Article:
Bust-A-Move DS

Bursting to go?

Version tested DS

Ah, the Bust-A-Move series. Also known as Puzzle Bobble in Japan, or by Japanophiles who call Pro Evolution Soccer 'Winning Eleven', or something, the appearance of the series on the Nintendo DS was merely a matter of time, with the series having appeared on practically every system other than, um, the ZX81 or the Gizmondo. It's likely that if you've ever played a videogame system, or maybe even just seen one from your car window while driving past a branch of Dixons, that you probably know all about the mechanics of playing Bust-A-Move.

But I'm going to tell you them anyway.

Set in the world of Taito's Bubble Bobble, an excuse to populate your screen with cute little dinosaurs (main characters Bub and Bob, and evil winged antagonist Dev) and others slightly odd, yet adorable characters such as Willy, Bob's 'prized stuffed bear', Bust-A-Move's aim is to beat each puzzle by firing a random selection of bubbles into the playfield, one after another, making groups of three matched by colour. Each time you make a group, they 'pop', until the screen is clear and you move onto the next puzzle. This is the way it's been with the Bust-A-Move series since the very first appearance, and if you're expecting anything different about the core game design, then expect to be sorely disappointed. The game does, at least, feature the handy ability to save a bubble to swap with a less helpful bubble later on, which can get you out of a tight spot or two, but there are absolutely no new bells and whistles to the single-player mode, not even an excuse for a plot.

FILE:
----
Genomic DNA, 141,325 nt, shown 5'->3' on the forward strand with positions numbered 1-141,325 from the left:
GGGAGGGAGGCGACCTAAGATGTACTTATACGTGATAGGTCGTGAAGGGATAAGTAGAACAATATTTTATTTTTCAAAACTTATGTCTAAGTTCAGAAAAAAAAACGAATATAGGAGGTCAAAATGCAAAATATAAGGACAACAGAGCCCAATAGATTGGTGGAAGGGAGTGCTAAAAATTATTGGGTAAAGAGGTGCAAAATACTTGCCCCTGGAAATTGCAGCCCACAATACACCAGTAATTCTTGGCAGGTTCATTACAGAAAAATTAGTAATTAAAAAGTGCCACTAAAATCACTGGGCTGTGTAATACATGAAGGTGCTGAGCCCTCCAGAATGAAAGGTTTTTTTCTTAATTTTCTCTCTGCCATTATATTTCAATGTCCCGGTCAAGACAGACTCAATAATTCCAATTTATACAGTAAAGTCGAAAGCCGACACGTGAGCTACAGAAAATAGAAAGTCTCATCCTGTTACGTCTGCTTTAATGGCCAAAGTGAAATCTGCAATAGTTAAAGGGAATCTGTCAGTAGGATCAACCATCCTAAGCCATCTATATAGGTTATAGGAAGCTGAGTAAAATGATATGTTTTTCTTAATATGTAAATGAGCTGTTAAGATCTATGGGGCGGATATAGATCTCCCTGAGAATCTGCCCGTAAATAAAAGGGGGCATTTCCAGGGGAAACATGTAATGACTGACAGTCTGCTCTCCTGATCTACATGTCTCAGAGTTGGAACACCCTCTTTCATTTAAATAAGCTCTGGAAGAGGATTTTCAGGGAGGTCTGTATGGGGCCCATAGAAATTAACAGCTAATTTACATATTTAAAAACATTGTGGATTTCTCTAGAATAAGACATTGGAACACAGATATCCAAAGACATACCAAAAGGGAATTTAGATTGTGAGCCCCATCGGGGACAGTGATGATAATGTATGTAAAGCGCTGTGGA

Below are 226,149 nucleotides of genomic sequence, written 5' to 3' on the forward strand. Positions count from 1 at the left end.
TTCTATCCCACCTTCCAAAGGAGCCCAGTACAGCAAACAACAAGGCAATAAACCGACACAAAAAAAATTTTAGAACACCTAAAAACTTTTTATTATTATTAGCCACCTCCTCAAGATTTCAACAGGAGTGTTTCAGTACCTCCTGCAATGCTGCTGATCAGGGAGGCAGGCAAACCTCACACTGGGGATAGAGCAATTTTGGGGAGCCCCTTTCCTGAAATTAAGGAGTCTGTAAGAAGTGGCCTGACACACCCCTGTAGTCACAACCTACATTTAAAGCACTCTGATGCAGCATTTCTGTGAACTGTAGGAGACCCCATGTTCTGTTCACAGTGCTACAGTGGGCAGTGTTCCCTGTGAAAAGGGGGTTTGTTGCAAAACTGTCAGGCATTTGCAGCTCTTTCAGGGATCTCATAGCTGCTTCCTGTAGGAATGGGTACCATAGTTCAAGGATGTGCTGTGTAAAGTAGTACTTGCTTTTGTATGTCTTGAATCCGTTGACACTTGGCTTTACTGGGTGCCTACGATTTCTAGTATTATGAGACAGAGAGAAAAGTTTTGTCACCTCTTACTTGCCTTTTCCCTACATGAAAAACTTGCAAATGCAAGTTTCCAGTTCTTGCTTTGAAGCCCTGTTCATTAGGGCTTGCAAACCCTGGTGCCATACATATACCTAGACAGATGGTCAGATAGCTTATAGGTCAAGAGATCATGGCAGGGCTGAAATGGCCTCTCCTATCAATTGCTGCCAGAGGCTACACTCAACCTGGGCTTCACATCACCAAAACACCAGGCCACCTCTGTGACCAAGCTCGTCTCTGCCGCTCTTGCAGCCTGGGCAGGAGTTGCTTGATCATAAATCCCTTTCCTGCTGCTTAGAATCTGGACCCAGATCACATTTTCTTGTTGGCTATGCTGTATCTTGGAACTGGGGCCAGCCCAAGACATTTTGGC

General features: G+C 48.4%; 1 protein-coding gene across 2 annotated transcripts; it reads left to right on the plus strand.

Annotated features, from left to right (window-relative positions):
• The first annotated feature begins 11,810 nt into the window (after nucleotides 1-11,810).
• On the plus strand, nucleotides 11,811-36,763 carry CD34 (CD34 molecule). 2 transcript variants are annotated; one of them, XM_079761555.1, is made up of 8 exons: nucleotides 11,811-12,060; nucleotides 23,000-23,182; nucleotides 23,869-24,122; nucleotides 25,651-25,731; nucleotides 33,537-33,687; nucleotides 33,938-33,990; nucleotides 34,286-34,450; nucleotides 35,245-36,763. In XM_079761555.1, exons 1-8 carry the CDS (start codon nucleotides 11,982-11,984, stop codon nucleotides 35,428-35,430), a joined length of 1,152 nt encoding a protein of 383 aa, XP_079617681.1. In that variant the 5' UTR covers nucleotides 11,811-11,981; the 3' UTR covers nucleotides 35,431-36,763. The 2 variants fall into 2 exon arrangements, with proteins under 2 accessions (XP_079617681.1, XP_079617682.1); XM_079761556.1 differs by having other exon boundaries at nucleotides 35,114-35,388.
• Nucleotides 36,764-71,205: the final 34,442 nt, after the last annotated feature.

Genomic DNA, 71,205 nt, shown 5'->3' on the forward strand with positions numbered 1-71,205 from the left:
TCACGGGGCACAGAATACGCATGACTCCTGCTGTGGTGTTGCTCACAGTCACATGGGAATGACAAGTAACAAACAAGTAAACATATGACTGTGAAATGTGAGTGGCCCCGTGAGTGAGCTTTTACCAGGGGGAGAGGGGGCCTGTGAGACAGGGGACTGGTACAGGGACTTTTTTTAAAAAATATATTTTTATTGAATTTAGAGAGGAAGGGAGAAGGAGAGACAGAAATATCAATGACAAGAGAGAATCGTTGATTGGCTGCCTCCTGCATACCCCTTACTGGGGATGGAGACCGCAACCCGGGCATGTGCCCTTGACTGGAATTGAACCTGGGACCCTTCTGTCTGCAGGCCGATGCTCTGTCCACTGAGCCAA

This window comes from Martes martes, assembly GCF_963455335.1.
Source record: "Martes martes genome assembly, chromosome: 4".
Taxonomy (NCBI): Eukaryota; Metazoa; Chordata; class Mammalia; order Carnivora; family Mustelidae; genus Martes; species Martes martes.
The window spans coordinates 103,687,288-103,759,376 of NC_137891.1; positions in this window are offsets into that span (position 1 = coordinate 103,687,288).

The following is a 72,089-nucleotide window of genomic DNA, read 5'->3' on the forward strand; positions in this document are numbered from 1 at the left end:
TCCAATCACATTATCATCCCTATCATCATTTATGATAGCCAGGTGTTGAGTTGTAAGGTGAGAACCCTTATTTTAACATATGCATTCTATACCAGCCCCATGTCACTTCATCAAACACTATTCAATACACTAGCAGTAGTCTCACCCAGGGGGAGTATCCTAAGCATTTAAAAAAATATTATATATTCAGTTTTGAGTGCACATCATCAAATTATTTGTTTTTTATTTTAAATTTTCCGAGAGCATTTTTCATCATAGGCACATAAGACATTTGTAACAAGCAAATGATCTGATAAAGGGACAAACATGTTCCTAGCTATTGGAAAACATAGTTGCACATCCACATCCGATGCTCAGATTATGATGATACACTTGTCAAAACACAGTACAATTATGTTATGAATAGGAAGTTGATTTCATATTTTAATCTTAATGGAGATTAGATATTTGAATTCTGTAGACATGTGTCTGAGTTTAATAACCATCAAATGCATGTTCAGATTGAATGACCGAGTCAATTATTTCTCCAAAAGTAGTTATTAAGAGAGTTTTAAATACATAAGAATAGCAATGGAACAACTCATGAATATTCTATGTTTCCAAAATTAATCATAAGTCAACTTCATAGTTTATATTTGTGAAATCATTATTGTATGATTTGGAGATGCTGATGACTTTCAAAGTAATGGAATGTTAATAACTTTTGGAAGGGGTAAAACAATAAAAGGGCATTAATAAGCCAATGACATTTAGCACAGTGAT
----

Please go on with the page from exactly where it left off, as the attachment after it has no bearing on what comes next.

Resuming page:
But as the first appearance of the Bust-A-Move series on the Nintendo DS, it therefore has the ability to use the DSs unique interface to add a little spark to the game.

1

Puzzle mode shows no interest in saving any of your scores other than your best time for each (ten levels long) stage...